And in terms of pure specs at least the iPhone 5C trails the Moto X by some distance. It has an A6 dual-core processor with a 1.3 GHz clock speed, coupled with 1GB of RAM.

iOS 7 running on the iPhone 5C feels smooth and responsive. Apps and web pages load swiftly, and panning around Apple Maps isn’t jerky at all. It feels like you’re using an up-to-date smartphone despite the year-old components.

We’re not going to get into the benchmark game here because it isn’t helpful: both the iPhone 5C and the Moto X are fast and responsive phones. If it matters to you have the best spec, opt for the Moto X, but you won’t notice any difference in real-world terms. (See also: Best smartphones: The best phone you can buy in the UK.)

Moto X vs iPhone 5C:  Storage

With no expandable storage available on the Moto X or the iPhone 5C, storage is an area to consider closely. The Moto X is available in 16- and 32GB flavours. However, you might find getting hold of the 32GB Moto X a little difficult as it is available ‘only online’ according to Motorola’s website – you also get two years of 50GB storage on Google Drive. The 16GB version of the Moto X leaves around 12GB on which you can store apps, data and media.

The iPhone 5C is also available in two storage options – 16- and 32GB. Our 16GB version had 12.6GB available out-of-the-box. In addition, of course, you get a free iCloud account.

So in terms of storage these are two evenly matched handsets.

Moto X vs iPhone 5C:  Cameras

The Moto X has two cameras, a 2Mp camera that captures 1080p HD video is front-facing for selfies and video calling. Around the back is a 10Mp camera with LED flash. This also captures 1080p HD video at 30fp, comes with an all-but useless 4x digital zoom, as well as useful feautes such as slow motion video, burst mode, auto HDR, a panorama mode and control focus and exposure.

Although the 10-megapixel camera on the Moto X is absolutely better than the cameras on any of Motorola’s previous smartphones, the photos it captures are nothing to write home about. Indoor shots look okay, but suffer from a number of artifacts and are sometimes overexposed. Shots taken outdoors are sharper, but often come out too dark if you don’t have superb lighting.

The camera has an RGBC sensor, which features a fourth, clear pixel that’s supposed to help it perform better in low-light environments. We shot some photos at night to test out the camera’s performance and were disappointed with the results: photos are grainy and using the flash often leaves subjects looking washed out. The camera performed better than the iPhone 5C with these night shots, however.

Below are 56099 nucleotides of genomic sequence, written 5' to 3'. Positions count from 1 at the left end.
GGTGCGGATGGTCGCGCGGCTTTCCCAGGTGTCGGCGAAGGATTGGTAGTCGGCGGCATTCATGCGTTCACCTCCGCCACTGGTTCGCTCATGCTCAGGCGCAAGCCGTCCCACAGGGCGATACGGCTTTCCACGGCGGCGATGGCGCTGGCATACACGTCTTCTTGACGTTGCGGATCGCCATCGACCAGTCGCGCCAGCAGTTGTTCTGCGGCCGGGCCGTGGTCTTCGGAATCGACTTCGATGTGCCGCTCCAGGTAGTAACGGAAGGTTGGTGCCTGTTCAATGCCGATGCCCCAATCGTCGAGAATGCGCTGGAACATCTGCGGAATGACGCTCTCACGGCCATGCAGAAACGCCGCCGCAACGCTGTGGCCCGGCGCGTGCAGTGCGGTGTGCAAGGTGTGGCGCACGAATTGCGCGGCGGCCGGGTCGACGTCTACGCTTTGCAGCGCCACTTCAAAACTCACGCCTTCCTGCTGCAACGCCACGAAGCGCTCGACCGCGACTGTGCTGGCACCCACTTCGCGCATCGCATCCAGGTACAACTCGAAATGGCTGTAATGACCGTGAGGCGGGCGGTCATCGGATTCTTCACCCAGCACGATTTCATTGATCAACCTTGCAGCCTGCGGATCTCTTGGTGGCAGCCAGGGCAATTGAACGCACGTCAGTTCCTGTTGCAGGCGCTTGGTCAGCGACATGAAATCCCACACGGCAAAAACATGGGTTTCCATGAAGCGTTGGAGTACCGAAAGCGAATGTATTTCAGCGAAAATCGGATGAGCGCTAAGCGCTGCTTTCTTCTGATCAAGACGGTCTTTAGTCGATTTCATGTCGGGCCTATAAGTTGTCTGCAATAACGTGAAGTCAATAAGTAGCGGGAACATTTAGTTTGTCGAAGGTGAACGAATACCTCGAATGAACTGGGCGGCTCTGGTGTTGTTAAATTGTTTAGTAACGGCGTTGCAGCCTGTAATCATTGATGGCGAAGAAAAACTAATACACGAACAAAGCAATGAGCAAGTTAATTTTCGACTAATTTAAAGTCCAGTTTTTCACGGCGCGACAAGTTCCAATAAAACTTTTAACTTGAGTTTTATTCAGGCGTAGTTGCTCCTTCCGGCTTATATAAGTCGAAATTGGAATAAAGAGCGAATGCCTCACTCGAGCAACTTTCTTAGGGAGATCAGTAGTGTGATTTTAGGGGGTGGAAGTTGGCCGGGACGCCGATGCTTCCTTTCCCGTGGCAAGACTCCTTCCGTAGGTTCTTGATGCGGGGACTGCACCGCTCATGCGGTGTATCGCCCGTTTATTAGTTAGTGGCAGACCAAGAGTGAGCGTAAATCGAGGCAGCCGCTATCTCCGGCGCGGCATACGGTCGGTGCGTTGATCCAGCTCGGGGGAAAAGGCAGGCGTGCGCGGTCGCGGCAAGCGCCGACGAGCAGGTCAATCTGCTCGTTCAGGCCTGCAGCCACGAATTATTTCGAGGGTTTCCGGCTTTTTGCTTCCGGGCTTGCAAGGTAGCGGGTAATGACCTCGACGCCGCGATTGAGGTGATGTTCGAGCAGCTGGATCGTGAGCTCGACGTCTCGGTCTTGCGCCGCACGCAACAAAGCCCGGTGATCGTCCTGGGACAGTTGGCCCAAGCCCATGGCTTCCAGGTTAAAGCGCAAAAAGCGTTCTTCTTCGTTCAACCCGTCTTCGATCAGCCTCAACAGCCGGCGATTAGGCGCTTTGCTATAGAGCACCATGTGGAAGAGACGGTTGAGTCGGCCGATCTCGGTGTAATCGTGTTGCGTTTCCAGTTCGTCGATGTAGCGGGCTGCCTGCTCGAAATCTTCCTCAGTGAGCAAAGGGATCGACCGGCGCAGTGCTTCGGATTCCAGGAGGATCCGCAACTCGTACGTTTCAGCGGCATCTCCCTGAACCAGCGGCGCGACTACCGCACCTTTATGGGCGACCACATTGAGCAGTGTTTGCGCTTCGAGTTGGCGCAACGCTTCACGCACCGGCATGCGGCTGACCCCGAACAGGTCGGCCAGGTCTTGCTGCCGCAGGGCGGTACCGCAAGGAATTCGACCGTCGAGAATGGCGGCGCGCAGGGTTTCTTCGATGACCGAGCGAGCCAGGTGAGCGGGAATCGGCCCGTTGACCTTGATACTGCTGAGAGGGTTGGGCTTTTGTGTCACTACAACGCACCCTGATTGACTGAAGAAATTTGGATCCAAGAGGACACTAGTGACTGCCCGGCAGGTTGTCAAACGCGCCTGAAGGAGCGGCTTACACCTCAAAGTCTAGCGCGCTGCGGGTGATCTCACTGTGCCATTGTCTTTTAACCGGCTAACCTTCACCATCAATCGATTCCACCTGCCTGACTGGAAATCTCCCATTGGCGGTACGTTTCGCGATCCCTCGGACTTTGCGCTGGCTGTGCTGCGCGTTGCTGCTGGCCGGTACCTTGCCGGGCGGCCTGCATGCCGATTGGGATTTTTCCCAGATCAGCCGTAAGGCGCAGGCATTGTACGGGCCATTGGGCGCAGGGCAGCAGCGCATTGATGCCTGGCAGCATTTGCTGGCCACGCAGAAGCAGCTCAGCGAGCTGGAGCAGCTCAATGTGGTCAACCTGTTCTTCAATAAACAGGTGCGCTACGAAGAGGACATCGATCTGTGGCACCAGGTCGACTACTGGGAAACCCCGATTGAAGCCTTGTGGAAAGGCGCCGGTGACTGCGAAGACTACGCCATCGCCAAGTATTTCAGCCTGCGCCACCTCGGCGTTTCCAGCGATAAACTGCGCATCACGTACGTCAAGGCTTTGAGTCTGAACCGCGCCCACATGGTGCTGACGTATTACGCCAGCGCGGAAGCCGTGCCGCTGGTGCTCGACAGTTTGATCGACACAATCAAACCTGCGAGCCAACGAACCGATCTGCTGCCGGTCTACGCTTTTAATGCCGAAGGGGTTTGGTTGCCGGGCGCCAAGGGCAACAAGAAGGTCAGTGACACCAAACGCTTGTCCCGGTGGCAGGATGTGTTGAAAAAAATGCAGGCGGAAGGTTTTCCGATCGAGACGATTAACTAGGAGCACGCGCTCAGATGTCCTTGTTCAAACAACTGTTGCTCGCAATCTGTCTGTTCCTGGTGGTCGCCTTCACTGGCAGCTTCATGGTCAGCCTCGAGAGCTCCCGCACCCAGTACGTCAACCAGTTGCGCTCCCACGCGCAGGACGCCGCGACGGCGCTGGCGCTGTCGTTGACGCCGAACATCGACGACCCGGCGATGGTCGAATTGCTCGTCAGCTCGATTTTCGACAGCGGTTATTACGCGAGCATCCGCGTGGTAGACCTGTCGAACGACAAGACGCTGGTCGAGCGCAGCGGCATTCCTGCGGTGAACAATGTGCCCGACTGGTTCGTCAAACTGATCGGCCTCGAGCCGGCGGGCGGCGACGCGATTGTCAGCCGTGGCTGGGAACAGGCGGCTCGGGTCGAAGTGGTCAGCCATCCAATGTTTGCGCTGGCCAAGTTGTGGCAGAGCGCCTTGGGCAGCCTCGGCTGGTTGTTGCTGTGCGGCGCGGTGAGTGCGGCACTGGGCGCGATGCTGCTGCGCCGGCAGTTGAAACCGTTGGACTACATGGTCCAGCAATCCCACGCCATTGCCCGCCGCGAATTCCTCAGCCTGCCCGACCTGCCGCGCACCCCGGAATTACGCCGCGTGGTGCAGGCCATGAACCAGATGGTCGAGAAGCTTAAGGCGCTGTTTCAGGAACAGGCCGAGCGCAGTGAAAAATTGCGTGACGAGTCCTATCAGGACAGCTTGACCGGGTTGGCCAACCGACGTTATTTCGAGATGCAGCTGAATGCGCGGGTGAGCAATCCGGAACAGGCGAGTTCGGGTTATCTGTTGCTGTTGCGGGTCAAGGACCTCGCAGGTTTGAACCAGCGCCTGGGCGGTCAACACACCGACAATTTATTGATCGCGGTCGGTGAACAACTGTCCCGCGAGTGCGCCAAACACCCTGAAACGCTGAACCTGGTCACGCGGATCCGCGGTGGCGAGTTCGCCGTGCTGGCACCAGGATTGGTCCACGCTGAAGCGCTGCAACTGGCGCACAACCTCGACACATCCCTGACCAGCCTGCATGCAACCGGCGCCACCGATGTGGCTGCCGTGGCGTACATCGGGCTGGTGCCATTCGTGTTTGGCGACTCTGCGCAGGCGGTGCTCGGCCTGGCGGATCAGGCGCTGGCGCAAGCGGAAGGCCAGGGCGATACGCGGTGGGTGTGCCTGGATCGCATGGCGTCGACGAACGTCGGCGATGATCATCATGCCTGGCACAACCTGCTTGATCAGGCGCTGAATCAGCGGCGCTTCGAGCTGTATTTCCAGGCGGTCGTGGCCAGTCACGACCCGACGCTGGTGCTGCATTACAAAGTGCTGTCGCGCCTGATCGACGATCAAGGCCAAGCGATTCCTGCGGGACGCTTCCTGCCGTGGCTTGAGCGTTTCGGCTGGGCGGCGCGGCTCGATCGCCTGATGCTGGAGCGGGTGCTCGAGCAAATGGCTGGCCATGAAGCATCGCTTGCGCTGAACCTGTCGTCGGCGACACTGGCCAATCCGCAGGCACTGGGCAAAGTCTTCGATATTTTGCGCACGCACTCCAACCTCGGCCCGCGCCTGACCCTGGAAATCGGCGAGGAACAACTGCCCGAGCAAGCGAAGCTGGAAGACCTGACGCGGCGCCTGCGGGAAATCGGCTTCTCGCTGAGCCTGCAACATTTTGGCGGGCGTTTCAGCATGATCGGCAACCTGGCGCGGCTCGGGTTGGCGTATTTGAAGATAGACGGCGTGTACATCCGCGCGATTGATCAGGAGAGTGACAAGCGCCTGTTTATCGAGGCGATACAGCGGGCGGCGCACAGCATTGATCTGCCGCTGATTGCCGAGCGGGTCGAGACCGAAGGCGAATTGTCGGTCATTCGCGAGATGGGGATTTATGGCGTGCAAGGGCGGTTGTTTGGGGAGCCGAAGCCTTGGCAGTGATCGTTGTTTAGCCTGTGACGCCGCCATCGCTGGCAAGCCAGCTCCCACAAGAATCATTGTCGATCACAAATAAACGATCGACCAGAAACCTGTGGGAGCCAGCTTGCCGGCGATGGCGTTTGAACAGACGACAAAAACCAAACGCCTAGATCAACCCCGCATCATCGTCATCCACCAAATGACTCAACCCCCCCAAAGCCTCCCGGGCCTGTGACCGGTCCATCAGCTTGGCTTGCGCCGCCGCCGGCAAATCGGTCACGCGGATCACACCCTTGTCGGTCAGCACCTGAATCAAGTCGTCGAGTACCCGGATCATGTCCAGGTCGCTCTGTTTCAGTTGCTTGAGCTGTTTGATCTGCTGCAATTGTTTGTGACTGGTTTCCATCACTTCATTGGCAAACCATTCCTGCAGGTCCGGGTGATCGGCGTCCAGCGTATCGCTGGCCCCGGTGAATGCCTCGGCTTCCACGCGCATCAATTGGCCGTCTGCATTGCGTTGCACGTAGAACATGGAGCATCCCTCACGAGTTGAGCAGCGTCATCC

The iPhone 5C also has two cameras. A front-facing FaceTime camera that takes 1.2Mp photos and allows for 720p HD video recording. Around the back is the main 8Mp camera with LED flash. It can capture 1080p HD video and comes with great features such as a hybrid IR filter, autofocus, face detection and a panorama mode.

Indeed, the 5C has the same 8Mp iSight rear camera as the previous model and so you can rest assured that pictures and video will be high quality. Since iOS 7 comes pre-loaded on the 5C, you get the new camera app which has a square photo mode, filters. We kept accidentally taking multiple pictures by pressing the shutter button for too long.

Both handsets have good but not great smartphone cameras. We wouldn’t make the decision based on this aspect.

Moto X vs iPhone 5C:  Software

As you might know, the iPhone 5C comes pre-loaded with Apple’s latest mobile operating system, iOS 7. It’s clean and light and much more colourful than previous versions of Apple’s mobile operating system. New features include the much-needed Control Centre, apeing the similar feature Android has had for a long time. A swipe up from the bottom of the screen opens a menu from which you can control settings such as Wi-Fi, Bluetooth, screen brightness, media playback, AirDrop and some quick apps.